D.C. United began the day in a troublesome spot, stuck at the bottom of MLS’s Eastern Conference standings and showing scant signs of being able to resuscitate a disconcerting season.
So how did United respond Sunday? By conceding two goals in the first 11 minutes, the gateway to a 3-2 defeat to the Philadelphia Union in front of 12,349 at RFK Stadium.
“The way we started the game is just unacceptable,” said Coach Ben Olsen, whose squad lost its third straight at home and fourth in a row overall to fall to 1-5-1. “It’s very alarming the way we started in the situation we are in.”
It wasn’t as if the Union scored a set of dazzling goals. When all else has failed this spring, Olsen could rely on his defense. Not this time.
Center backs Dejan Jakovic and Brandon McDonald mangled the first threat. A long ball and cross led to the second goal. And after United halved the deficit, Philadelphia (3-2-2) scored off a throw-in in the 26th minute.
Lionard Pajoy’s header early in the second half pulled United within one again, but an attack that has produced just four goals this year failed to capitalize on sustained possession.
“I truly am very frustrated right now,” captain Dwayne De Rosario said. Given the fragility of United’s situation, De Rosario chose his words carefully and said no one is ready to give up on a season with 27 games remaining. But he also said United went about things incorrectly in seeking a late equalizer.
“Ten minutes left, we start lumping the ball” upfield, he said. “We have guys who can play. There is no need for that. We are playing into our weaknesses instead of our strengths. And it’s a big problem right now.”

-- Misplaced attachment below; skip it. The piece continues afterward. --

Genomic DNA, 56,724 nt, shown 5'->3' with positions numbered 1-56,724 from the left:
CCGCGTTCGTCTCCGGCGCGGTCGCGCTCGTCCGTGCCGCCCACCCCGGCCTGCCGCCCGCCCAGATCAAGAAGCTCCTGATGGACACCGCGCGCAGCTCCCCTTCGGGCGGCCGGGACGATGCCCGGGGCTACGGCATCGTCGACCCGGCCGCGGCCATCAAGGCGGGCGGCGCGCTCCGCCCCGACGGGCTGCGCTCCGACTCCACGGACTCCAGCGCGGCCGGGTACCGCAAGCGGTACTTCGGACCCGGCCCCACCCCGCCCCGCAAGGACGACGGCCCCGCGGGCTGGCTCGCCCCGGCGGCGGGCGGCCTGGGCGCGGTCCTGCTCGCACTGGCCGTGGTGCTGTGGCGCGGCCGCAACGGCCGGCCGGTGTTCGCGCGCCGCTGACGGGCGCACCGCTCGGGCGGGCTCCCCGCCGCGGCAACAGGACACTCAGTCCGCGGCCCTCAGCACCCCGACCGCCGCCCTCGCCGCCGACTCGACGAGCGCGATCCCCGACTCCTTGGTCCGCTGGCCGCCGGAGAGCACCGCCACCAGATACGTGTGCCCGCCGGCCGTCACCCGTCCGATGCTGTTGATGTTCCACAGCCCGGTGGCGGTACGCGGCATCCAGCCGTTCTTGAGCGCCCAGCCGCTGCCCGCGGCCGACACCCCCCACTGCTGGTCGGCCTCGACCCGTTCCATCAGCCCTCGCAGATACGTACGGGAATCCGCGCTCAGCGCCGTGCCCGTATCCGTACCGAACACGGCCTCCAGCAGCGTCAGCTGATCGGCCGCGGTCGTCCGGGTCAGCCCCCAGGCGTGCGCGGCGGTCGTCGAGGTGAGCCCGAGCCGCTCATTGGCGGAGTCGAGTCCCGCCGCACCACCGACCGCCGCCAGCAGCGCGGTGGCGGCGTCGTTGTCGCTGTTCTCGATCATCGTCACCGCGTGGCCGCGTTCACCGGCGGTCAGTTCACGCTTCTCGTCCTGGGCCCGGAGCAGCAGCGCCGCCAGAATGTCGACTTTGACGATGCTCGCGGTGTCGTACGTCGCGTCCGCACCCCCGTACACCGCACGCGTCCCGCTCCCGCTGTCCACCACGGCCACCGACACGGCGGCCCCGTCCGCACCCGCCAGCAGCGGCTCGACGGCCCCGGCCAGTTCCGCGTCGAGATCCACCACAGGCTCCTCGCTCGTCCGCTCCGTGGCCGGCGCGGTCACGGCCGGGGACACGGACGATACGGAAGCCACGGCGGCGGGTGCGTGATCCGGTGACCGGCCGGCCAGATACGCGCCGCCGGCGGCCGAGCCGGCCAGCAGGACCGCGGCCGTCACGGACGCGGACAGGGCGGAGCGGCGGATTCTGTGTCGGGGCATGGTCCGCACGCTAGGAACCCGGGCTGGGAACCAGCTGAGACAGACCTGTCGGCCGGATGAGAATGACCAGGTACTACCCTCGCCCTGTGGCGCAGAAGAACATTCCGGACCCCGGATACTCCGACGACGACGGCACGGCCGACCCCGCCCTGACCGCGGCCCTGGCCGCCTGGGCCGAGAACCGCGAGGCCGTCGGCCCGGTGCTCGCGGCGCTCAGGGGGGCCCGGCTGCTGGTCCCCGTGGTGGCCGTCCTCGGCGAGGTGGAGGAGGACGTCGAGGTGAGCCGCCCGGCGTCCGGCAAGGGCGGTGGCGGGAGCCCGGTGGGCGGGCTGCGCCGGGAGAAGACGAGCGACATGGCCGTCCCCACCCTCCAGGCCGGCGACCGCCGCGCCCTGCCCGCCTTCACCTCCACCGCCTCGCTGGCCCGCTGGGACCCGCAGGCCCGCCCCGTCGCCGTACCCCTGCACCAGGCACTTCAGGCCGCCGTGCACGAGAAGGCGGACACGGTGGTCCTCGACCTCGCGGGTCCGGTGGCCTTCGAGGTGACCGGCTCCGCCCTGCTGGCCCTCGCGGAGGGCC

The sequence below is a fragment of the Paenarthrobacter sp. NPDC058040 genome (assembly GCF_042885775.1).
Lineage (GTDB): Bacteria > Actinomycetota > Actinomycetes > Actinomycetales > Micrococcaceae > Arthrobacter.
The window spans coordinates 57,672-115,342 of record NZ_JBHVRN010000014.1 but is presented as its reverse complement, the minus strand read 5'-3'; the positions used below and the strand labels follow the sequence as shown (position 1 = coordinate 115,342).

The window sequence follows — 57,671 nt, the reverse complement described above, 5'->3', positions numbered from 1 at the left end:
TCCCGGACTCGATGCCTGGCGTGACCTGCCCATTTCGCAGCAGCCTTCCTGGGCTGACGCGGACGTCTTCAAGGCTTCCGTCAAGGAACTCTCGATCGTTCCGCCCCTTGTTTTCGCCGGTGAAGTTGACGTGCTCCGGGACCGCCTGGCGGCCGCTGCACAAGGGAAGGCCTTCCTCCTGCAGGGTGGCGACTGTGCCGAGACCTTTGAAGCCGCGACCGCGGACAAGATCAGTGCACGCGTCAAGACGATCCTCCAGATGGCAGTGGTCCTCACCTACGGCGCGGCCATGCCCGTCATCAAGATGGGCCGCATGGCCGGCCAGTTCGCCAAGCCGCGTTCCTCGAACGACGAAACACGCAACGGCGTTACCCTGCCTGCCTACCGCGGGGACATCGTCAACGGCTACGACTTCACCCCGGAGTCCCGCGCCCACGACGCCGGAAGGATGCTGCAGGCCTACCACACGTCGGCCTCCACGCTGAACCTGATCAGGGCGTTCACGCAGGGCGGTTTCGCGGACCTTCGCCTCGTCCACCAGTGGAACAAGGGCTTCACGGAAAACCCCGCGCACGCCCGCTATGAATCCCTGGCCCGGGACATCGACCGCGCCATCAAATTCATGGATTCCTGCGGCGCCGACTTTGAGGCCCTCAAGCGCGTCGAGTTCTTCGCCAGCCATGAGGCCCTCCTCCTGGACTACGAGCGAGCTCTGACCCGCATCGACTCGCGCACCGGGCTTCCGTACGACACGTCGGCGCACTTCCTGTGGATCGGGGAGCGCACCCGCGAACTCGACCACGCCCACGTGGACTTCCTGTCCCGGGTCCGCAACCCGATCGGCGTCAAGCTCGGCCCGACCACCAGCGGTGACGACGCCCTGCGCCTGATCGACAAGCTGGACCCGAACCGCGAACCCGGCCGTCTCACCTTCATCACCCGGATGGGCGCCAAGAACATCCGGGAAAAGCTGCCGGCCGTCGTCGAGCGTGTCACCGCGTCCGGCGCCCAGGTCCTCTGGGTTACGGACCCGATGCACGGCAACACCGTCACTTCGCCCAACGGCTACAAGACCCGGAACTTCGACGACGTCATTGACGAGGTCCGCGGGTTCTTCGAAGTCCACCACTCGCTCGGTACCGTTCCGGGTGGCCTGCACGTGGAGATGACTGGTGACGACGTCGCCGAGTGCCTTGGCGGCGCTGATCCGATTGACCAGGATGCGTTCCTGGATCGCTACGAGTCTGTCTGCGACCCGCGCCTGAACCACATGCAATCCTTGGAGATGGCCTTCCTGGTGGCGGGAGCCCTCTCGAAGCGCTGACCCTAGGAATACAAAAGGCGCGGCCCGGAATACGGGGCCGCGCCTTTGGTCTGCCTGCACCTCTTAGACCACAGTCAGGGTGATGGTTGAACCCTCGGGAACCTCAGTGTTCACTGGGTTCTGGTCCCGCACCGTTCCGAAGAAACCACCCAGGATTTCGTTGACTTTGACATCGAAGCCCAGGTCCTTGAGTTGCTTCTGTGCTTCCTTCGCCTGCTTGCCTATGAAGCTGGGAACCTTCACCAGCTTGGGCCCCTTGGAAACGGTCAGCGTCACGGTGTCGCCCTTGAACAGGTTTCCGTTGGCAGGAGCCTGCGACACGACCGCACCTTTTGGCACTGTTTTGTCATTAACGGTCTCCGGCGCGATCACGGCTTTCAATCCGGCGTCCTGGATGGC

The problems began in the seventh minute. Philadelphia’s Brian Carroll blocked Jakovic’s pass in midfield, allowing Conor Casey to quickly pick out Jack McInerney straddling the offside threshold.
McInerney accelerated. Jakovic and McDonald closed but, in a comical and inept attempt, let him slip between them. McInerney skipped into the clear for a 15-yard shot past Bill Hamid.
Four minutes later, Sheanon Williams sent a long ball to Danny Cruz, who cut back on Daniel Woolard on the right side and crossed to Casey in a pocket of space at the top of the box. Casey’s low drive zipped between the sliding Jakovic’s legs. Hamid got his left hand on it but couldn’t stop it.
“We did everything wrong,” midfielder Marcelo Saragosa said of United allowing the early goals.
United answered in the 17th minute on Perry Kitchen’s second career goal. McDonald’s incisive pass from beyond the box connected with De Rosario, who one-timed a pass back to the oncoming Kitchen for a 12-yard shot past Zac MacMath, ending the club’s 265-minute scoreless streak.
But another breakdown in the 26th minute allowed the Union to regain a two-goal edge. This time, United failed to properly defend a throw-in. From the heart of the box, Amobi Okugo flicked Williams’s long toss to the back side, where McInerney settled the ball and finished with composure for his sixth goal of the season.
McInerney, 20, was the seventh selection in the 2010 MLS draft — a slot Philadelphia acquired from United in what turned out to be a one-sided trade: The Union added McInerney, veteran midfielder Fred and financial considerations for goalkeeper Troy Perkins, who lasted one season in his second stint in Washington.
United did not go quietly. Three minutes into the second half, Pajoy headed in Woolard’s cross from six yards for his second goal of the year. But MacMath was not forced to make a difficult save the last 40-plus minutes.
“Everybody is worried about what is going on right now,” forward Carlos Ruiz said. “This is one of those moments in soccer where you cannot find the way to win. But it’s going to come. It has to come, sooner or later.”
United notes: Marcos Sanchez, who started the previous two matches, was not available because of a sprained ankle – the fourth midfielder sidelined with an injury.